Output measurement comes in various forms. Measuring productivity by lines of code, # of Pull Request’s or story points allows for easy manipulation of the data. Mitigating manipulation of output can be achieved by using Pairing Metrics. When designing metrics, it would be wise to choose outcome-oriented metrics over output-oriented metrics in any case. Measure what you achieve over measure what you do. Rather measure the increase in conversion then the number of features delivered.
Another interesting way of manipulation is measure fixation. It states that by measuring an output it could lead to a higher value of the output. For example, if we would appraise a street full of homes. All houses are awarded with a higher value. As a result, the value of a home could increase because all its neighbors have been awarded with a higher value.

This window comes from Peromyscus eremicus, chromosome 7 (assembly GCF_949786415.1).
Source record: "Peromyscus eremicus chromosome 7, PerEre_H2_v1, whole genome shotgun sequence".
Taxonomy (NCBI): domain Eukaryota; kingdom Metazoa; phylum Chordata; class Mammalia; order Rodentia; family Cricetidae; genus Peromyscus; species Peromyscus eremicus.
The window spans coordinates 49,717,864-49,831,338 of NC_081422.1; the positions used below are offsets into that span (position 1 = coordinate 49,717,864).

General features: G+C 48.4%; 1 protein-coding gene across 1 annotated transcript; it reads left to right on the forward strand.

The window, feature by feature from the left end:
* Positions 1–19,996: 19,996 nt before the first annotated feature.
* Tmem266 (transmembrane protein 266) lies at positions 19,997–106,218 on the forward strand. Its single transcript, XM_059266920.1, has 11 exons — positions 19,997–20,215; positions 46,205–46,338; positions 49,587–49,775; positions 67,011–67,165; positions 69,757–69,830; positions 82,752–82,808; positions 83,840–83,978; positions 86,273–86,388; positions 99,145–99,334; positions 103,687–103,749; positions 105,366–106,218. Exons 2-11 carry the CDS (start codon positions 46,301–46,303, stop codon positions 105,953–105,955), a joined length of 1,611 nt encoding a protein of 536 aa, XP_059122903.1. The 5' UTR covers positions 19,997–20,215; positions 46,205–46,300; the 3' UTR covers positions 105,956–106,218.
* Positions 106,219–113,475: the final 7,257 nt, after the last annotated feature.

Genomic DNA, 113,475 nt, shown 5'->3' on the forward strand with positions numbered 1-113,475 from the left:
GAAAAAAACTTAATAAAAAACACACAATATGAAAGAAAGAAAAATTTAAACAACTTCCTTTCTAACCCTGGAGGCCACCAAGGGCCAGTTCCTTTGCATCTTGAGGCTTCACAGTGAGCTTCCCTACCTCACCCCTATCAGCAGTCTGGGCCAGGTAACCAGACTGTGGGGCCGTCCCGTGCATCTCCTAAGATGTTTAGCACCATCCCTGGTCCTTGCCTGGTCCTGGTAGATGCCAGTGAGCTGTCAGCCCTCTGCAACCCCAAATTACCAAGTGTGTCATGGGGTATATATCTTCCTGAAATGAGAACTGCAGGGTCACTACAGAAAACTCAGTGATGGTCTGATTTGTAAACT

Having metrics could lead to gaming of the behavior. For example, a sales department could take it slow in December to prevent a (too high) raise of the target for the next year. Budget-oriented organizations might be aware of the urge to spend all budget at the end of the year to prevent a budget cut next year. A great example of output manipulation can be found in the Cobra Effect.
To reiterate, I don’t think metrics are a bad thing. Please, use them. However, to be able to design a metric system and evaluation of those metrics, it is important to realize where the system can be manipulated. Dysfunctional effects are part of institutionalizing metrics. The trick is to ensure that these effects do not get in the way of the goal of the organization. Pairing Metrics, for example, can help to prevent unintended side-effects of a metric. Gamification of measurement is easily done, especially when metrics are tied to rewards and performance. One must be careful to apply incentives on a single metric. Rather use a set of well-balanced metrics to incentivize performance. In the end, the metrics, the incentivization, and evaluation of measurements should all be aligned towards the goal of the organization. Organizational Sensing can help to steer the organization.
Power, M. (2004). Counting, control and calculation: Reflections on measuring and management. Human relations, 57(6), 765–783.
Van Dooren, W. (2006). Performance measurement in the Flemish public sector: A supply and demand approach.